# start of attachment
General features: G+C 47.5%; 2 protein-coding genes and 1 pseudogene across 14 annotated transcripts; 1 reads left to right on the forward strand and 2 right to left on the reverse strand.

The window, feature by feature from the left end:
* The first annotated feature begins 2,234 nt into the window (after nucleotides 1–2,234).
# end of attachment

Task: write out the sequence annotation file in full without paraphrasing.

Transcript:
General features: G+C 47.5%; 2 protein-coding genes and 1 pseudogene across 14 annotated transcripts; 1 reads left to right on the forward strand and 2 right to left on the reverse strand.

The window, feature by feature from the left end:
* The first annotated feature begins 2,234 nt into the window (after nucleotides 1–2,234).